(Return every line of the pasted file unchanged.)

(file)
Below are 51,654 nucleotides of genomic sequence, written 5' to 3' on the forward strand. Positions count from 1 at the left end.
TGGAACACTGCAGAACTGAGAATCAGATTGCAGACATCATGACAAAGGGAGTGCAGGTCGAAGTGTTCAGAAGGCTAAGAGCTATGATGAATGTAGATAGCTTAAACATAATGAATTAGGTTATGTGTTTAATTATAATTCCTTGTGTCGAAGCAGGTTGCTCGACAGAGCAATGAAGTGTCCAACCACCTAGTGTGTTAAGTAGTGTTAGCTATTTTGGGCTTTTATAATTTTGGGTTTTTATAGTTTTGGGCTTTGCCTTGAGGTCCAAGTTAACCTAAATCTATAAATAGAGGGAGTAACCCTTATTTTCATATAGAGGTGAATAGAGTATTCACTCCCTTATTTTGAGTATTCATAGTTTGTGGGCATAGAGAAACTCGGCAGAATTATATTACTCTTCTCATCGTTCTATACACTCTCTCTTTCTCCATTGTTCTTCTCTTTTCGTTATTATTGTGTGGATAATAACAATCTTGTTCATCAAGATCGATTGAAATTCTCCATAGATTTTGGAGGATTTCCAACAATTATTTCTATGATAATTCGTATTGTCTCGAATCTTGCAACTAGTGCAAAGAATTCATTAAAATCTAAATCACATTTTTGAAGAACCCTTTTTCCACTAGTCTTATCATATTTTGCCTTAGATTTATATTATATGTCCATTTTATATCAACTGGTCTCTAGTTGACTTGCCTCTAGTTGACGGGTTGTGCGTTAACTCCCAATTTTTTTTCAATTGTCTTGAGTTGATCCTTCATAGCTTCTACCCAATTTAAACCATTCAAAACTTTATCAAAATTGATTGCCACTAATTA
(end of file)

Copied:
Below are 51,654 nucleotides of genomic sequence, written 5' to 3' on the forward strand. Positions count from 1 at the left end.
TGGAACACTGCAGAACTGAGAATCAGATTGCAGACATCATGACAAAGGGAGTGCAGGTCGAAGTGTTCAGAAGGCTAAGAGCTATGATGAATGTAGATAGCTTAAACATAATGAATTAGGTTATGTGTTTAATTATAATTCCTTGTGTCGAAGCAGGTTGCTCGACAGAGCAATGAAGTGTCCAACCACCTAGTGTGTTAAGTAGTGTTAGCTATTTTGGGCTTTTATAATTTTGGGTTTTTATAGTTTTGGGCTTTGCCTTGAGGTCCAAGTTAACCTAAATCTATAAATAGAGGGAGTAACCCTTATTTTCATATAGAGGTGAATAGAGTATTCACTCCCTTATTTTGAGTATTCATAGTTTGTGGGCATAGAGAAACTCGGCAGAATTATATTACTCTTCTCATCGTTCTATACACTCTCTCTTTCTCCATTGTTCTTCTCTTTTCGTTATTATTGTGTGGATAATAACAATCTTGTTCATCAAGATCGATTGAAATTCTCCATAGATTTTGGAGGATTTCCAACAATTATTTCTATGATAATTCGTATTGTCTCGAATCTTGCAACTAGTGCAAAGAATTCATTAAAATCTAAATCACATTTTTGAAGAACCCTTTTTCCACTAGTCTTATCATATTTTGCCTTAGATTTATATTATATGTCCATTTTATATCAACTGGTCTCTAGTTGACTTGCCTCTAGTTGACGGGTTGTGCGTTAACTCCCAATTTTTTTTCAATTGTCTTGAGTTGATCCTTCATAGCTTCTACCCAATTTAAACCATTCAAAACTTTATCAAAATTGATTGCCACTAATTA